Shrubs are a key element at Glen Villa Art Garden, my garden in North Hatley, Quebec. Unfortunately deer like shrubs as much as I do. So when I decided to plant shrubs in an old farm field to add seasonal colour and to block a view of the road, I knew I needed a fence. But what kind?
Decorative metal fences were fine for city or suburban gardens but not for a garden in the country. Split rail fences looked good but they wouldn’t keep the deer out. Ditto for natural or painted wood. I searched stores and online, looking for a solution. Everything I saw was either ineffective, ugly or pretentious. So I set out to design my own.
The fence had to be strong and sturdy, durable and high enough so the deer couldn’t jump over it. The space between horizontal elements had to be narrow enough so the deer couldn’t stick their noses through. The area inside the fence had to be thickly planted so they wouldn’t be tempted to jump over. And I had to be able to see the shrubs easily, without the fence impeding my view.
The result: vertical steel posts connected by wire cables. The steel would rust and blend into the landscape, and the cable would be almost invisible, keeping the deer out while allowing a view in.
Deciding how to arrange the posts took time. I wanted to plant the shrubs parallel to the road that ran between North Hatley and the neighbouring village of Ste-Catherine-de-Hatley. That meant the back side of the border would be a straight line. But what about the sides and the front? A regular rectangle would look too much like a prison cell, so I discarded that possibility. I didn’t want a half moon coming out from the fence along the road; any curving line simply felt wrong. I laid out sticks on the ground, trying different patterns and finally settled on straight lines that angled in and out, zigging and zagging close to and away from the shrubs.
In the workshop at Glen Villa Art Garden, the can-do-everything guys, Jacques Gosselin and Ken Kelso, drilled holes for the cable six inches apart, a distance we thought would prevent deer sticking their noses through. They erected the steel posts at 8 foot intervals.
For stability, Jacques suggested using a steel post between the uprights. I agreed, and chose a slightly smaller post so that the fence wouldn’t look top heavy.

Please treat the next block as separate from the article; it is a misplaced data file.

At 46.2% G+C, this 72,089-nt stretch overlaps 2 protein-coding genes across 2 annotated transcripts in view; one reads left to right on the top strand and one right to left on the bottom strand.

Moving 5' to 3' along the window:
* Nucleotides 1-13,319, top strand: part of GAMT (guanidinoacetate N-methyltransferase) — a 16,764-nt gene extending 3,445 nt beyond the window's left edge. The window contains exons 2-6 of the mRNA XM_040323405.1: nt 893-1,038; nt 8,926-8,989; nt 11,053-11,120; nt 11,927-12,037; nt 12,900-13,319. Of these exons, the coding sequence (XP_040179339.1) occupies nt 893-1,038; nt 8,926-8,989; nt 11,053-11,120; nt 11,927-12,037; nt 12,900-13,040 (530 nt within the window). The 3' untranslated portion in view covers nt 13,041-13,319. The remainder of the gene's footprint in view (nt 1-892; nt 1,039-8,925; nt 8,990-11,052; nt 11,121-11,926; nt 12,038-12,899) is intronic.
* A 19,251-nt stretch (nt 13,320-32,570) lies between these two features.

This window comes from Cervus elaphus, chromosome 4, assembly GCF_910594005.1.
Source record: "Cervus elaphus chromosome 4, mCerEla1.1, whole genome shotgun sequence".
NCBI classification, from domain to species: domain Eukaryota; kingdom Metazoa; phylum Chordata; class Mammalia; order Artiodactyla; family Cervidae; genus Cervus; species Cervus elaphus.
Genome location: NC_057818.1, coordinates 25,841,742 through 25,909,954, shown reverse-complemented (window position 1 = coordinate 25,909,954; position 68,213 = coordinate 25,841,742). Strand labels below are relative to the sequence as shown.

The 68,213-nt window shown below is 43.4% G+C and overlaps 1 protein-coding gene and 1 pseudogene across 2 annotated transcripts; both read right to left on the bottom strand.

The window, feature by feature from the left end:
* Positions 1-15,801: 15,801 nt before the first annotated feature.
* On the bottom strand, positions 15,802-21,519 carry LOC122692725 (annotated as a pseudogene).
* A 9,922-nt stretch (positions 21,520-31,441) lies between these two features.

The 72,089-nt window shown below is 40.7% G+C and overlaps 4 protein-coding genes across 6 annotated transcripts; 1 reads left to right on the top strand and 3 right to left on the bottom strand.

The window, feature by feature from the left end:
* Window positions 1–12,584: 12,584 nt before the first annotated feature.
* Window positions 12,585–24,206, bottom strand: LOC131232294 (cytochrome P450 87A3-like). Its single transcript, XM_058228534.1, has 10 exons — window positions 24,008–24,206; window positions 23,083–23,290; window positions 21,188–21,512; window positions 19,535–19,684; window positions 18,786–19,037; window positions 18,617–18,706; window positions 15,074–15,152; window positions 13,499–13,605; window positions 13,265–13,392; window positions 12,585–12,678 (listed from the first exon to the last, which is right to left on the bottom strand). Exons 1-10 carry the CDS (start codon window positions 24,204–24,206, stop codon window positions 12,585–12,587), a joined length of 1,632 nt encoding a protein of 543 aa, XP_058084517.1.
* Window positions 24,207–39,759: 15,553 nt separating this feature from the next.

The men constructed the fence on site. Getting the posts straight and the cable parallel to the ground took more time than we’d expected. The field slopes downhill fairly sharply and I’d decided that I didn’t want the crosspieces to follow the slope of the land but to remain horizontal. That meant they would have to drop as the fence went downhill.
I was happy with the results and decided that the design idea would work equally well in another section of the garden, the Asian Meadow. (Why Asian? That’s a long story but to emphasize that character I incorporated various Asian elements: a zig-zag bridge, a stone lantern, flying fish and Chinese tiles set into a fence that divides a picnic area from the meadow itself.)
Again, the most difficult decision was how to arrange the steel posts and wire cable. The central medallion on the tiles nearby was a square set on end, and I decided to copy that diamond shape for the fences.
To avoid the prison cell look, I connected the diamond shapes, linking three diamonds in one area, and two diamonds in two others. Each fenced area had a door to allow easy access for maintenance.
I’ve used the same design idea in two other areas of the garden. When the shrubs in the first area I fenced began to outgrow the space, I transplanted some into another farm field, in the process unearthing part of an enormous rock that had been partly hidden underground.
More recently I fenced yet another area, the Upper Room. The fence there acts like a wall, separating the ‘room’ from the woods around it.
I hadn’t intended to fence the Upper Room but I knew I wanted to use yew trees in the four corners of the space, where they would resemble pillars holding up the non-existent roof. Deer like yews so a fence was essential. (Here are links to four entries about this part of the garden: http://www.siteandinsight.com/the-upper-room/ http://www.siteandinsight.com/the-upper-room-updated/http://www.siteandinsight.com/the-upper-room-in-winter/ http://www.siteandinsight.com/the-upper-room-in-2020/).
Unfortunately, the deer squeezed under the bottom cable and chewed the yews to death. Adding one more cable closer to the ground corrected the problem but I chose not to replace the yews, instead adding tall, straight tree trunks. Even the hungriest deer wouldn’t chew them!
These fences in all four locations have proved their worth. They are strong and durable. They take time to install since the construction has to take place on site but the materials themselves are inexpensive. Best of all, the fences keep the deer out.